Photo: Dr Thibault Bonnemain, Research Associate at King's College London working at the The Isaac Newton Institute for Mathematical Sciences (INI) in Cambridge.
The Cambridge Philosophical Society has funded a number of early career researchers at The Isaac Newton Institute for Mathematical Sciences (INI) in Cambridge, as part of the Society's grants and funding for scientists of the future.
Dr Bonnie Zaire, a postdoctoral researcher from the Universidade Federal de Minas Gerais (UFMG) in Brazil and Dr Thibault Bonnemain, a Research Associate at King's College London talk in depth
about their field of research and the importance of funding for more
junior members of the community.Dr Zaire's work focuses on understanding the magnetism of young, low-mass stars. One of the main projects I am involved with is to explore through global magnetohydrodynamic simulations how the dynamo mechanism adjusts to internal structure changes as the star evolves. In particular, I use these simulations to analyse the physical mechanism responsible for controlling the magnetic field morphology, known from observations to vary with the stellar age and mass.Dr Thibault Bonnemain primarily focuses on the interplay between intelligibility and many body systems, as well as on their application to various disciplines such as hydrodynamics, soliton theory, game theory and crowd dynamics. Specifically Bonnemain's research interests fall under four categories:+ Generalised Hydrodynamics and statistics of soliton gases,+ Soliton gases in Korteweg - de Vries and Nonlinear Schrödinger equations,+ Quadratic Mean Field Games and their integrability,+ Pedestrian and dense crowd dynamics at both operational and tactical levels.
Watch Bonnie Zaire and Thibault Bonnemain talk about their research and funding below.
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Growth during the intrauterine period is a critical determinant of life-long health. During this period the placenta acts as the baby’s life-support system, transferring nutrients and orchestrating maternal adaptations to the pregnancy. But what stimulates formation of the placenta? Development of the human placenta is precocious, and for many years was considered the pinnacle of evolutionary advance amongst mammals by providing early and intimate access to the maternal circulation. Over the last two decades our understanding of the physiology of early pregnancy has undergone radical revision. It is now appreciated that for the first three months the placenta is nourished by the secretory lining of the uterus rather than maternal blood. Furthermore, evidence from domestic species and recently derived human organoid cultures indicates that a signalling dialogue operates between the placenta and the uterus, increasing the release of growth factors and nutrients by the latter. In this way, the placenta stimulates its own development, ready to support the baby. Evidence for this concept will be presented, and the clinical implications discussed.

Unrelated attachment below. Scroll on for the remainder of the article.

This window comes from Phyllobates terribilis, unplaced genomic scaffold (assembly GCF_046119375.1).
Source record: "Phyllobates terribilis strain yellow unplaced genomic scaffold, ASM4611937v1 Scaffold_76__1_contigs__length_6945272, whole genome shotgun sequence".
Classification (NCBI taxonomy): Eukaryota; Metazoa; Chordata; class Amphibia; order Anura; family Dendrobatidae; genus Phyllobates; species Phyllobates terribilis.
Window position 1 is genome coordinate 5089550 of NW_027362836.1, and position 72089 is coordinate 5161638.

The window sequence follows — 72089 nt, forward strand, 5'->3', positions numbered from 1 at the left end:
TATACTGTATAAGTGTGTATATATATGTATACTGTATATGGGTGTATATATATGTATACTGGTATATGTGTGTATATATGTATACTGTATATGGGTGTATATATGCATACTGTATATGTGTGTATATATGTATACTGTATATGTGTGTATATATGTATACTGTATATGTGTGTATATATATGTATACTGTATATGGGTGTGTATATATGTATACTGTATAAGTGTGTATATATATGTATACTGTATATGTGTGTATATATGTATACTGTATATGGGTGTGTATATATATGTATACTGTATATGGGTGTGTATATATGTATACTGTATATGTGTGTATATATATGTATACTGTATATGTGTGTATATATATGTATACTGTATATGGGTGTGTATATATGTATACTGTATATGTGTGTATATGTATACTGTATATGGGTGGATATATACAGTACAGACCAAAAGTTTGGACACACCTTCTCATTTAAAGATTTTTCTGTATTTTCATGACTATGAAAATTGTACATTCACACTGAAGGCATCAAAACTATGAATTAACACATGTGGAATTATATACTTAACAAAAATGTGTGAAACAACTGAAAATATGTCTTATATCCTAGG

Mitochondria are sub-microscopic organelles present in every cell. They convert the breakdown products of food into a form of energy the cell needs to function and survive. An unfortunate by-product is the generation of toxic oxygen free radicals that can damage DNA within each mitochondrion. With a limited capacity for repair, these mutations are passed down the maternal line, where they predispose to disease, can shorten our lifespan, and are threatening our own survival. New biological insights have cast light on the mechanisms involved, but is Homo sapiens facing mutational meltdown?